Leigh Janiak’s adaptation takes some creative liberties with Stine’s Fear Street books, capturing the horror spirit while adding new elements such as the mythology of Sarah Fier, a character who features prominently in spirit as Part 1 explores witch-driven madness. Janiak has a clear vision and is able to tease the mystery out across decades, building towards a feeling of anticipation for the second installment. Without falling into too many overwhelming trappings of predictability, Janiak captures teenaged angst through setting and character. With the added support of Amanda Ford’s costume design, the 90s vibes are fairly consistent all the way through. With fun references to certain films such as Craven's Scream and John Carpenter's Halloween, Fear Street 1994 enjoyably plays into the slasher horror genre. Janiak also leans into the markedly more violent aspects of the source material, with some gruesome onscreen kills that explain the film’s R rating for bloody horror violence, including a really unfortunate scene involving a bread slicer.
At the center of this Fear Street adaptation lies character dynamics and the underlying conversation around who becomes Sarah Fier’s scapegoats. Characters who are having a hard time with identity, who feel like social outcasts and are trying to escape a dreary town. When thinking about Shadysiders from the way Sunnyvale sees them, for instance, they are looked down upon. Leigh Janiak and co-writers explore a world in which characters’ fates are decided for them by a systemic rot that permeates in the town. The infinite cursed cloud that hangs over Shadyside goes back centuries and persists systemically. Deena is a great character to lead the audience through this story; she leads with a fearless protection for those she loves and cares about, particularly Sam in a fight for survival. While some of the actors fall a little flat, Kiana Madeira gives a strong performance that becomes one of the main anchors of the story, as does Benjamin Flores Jr. who plays Josh. It’s his passionate knowledge, and immersion into AOL theory chats, that connects the dots in Shadyside.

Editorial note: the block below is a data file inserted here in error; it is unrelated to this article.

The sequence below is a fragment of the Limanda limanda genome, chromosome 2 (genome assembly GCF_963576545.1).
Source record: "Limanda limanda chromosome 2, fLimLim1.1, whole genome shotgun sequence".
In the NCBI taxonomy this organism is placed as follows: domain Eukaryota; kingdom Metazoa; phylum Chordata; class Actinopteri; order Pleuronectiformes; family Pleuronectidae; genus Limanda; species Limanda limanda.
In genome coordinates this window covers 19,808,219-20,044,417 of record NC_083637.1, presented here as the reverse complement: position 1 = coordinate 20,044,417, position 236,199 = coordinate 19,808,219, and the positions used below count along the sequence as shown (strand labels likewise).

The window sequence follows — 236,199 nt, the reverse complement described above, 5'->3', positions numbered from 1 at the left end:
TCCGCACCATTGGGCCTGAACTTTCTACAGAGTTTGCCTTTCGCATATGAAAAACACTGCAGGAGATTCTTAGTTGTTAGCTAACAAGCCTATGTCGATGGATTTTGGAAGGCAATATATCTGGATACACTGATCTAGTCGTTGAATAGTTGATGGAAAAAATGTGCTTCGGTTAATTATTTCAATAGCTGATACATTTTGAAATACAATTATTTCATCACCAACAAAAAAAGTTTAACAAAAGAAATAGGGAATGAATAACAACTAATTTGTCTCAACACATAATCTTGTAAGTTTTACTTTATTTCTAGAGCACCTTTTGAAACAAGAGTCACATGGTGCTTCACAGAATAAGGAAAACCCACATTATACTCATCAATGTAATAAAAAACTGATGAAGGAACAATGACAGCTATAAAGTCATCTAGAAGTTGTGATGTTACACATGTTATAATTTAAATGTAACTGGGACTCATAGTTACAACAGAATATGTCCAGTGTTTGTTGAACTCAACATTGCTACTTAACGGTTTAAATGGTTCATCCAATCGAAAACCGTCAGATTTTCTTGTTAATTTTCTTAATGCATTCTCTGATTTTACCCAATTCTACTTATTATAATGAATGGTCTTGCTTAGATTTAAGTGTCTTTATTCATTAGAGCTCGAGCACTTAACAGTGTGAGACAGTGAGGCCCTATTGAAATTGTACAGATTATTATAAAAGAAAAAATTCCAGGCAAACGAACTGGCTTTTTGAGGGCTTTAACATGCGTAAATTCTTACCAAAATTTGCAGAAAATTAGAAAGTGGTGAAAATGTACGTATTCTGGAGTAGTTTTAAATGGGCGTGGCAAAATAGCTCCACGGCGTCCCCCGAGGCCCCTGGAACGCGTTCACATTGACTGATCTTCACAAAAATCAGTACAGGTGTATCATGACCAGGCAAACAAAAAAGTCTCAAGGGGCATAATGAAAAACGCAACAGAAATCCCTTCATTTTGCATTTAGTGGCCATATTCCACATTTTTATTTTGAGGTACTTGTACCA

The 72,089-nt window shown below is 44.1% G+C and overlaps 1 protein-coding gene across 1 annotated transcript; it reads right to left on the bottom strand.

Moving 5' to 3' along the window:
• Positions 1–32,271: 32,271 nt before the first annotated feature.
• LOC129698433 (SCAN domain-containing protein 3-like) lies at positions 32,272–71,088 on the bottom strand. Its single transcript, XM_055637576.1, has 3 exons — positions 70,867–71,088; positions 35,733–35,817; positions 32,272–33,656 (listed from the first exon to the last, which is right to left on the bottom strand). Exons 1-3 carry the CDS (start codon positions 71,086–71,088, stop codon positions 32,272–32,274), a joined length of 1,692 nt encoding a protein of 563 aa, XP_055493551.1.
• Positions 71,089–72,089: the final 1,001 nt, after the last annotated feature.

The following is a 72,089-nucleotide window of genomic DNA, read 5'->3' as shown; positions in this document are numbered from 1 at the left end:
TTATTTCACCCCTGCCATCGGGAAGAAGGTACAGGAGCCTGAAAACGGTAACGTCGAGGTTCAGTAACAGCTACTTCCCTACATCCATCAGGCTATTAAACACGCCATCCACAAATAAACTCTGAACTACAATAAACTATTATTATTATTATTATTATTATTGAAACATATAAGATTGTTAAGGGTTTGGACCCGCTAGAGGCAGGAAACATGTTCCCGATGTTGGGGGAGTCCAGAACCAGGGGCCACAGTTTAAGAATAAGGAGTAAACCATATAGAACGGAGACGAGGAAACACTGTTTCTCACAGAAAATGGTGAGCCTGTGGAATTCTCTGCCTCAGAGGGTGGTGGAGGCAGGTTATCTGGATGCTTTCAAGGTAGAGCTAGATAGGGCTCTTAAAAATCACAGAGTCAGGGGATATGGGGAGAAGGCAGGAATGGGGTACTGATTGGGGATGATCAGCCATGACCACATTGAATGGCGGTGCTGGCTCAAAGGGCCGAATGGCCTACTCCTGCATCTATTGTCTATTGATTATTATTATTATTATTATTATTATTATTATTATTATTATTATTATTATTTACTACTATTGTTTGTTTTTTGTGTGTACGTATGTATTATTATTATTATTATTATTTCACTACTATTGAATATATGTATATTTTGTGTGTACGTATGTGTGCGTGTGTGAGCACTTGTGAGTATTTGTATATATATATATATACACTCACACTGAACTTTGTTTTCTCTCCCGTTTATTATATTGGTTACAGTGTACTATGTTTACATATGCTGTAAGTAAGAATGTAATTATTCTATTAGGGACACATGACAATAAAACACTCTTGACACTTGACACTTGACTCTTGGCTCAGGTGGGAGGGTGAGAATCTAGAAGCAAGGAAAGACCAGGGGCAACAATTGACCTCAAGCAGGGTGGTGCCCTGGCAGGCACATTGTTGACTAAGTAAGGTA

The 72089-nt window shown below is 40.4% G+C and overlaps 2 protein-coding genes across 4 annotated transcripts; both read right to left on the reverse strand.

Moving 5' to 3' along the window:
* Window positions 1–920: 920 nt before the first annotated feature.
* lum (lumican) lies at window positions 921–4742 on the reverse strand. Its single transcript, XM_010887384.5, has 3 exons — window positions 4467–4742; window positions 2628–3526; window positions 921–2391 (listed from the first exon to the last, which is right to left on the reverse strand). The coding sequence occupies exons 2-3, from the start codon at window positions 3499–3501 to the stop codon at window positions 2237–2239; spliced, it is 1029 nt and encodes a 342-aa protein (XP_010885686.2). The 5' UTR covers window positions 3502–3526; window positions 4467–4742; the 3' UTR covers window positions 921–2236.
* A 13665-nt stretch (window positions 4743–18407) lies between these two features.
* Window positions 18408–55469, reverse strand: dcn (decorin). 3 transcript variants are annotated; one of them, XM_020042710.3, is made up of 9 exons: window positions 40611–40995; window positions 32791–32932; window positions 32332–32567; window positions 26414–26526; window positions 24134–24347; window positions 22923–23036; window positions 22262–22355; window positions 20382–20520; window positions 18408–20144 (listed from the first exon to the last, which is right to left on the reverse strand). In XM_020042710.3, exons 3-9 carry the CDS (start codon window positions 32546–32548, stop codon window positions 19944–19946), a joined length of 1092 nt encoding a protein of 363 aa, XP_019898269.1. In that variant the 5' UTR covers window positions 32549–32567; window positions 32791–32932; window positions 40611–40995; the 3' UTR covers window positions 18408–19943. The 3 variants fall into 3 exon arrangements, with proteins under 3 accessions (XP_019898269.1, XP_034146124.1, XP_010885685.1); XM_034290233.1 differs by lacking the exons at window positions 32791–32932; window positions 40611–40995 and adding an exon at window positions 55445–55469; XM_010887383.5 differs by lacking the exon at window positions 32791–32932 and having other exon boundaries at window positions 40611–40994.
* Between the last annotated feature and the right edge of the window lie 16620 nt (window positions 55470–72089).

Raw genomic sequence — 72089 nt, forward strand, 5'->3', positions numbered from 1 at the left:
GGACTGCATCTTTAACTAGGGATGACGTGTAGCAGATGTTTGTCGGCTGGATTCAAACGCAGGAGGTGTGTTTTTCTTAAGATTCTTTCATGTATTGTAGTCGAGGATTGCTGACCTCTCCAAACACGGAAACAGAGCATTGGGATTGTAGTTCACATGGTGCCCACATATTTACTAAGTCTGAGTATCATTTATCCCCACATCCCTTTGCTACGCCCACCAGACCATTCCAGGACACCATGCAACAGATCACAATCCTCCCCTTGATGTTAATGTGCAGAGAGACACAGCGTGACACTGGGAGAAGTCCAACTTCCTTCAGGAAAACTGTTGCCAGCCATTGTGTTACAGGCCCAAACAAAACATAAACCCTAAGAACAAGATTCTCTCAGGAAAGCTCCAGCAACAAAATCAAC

Fear Street 1994 captures the adrenaline rush of watching a fun 90s slasher, incorporates memorable character dynamics, and turns the gore level up several notches. The tactic of unleashing the fear in three installments is off to a reviving start. For a story centered on a seemingly never-ending reign of terror, the filmmakers succeed with a structure designed to build on there being more to come. Part 1 ends on an edge-of-your-seat note that promises to bring on the mystery and evokes a familiar comfort to Stine readers, leaving fans thirsty for more.
Fear Street Part 1: 1994 releases July 2nd exclusively on Netflix at www.netflix.com/FearStreet.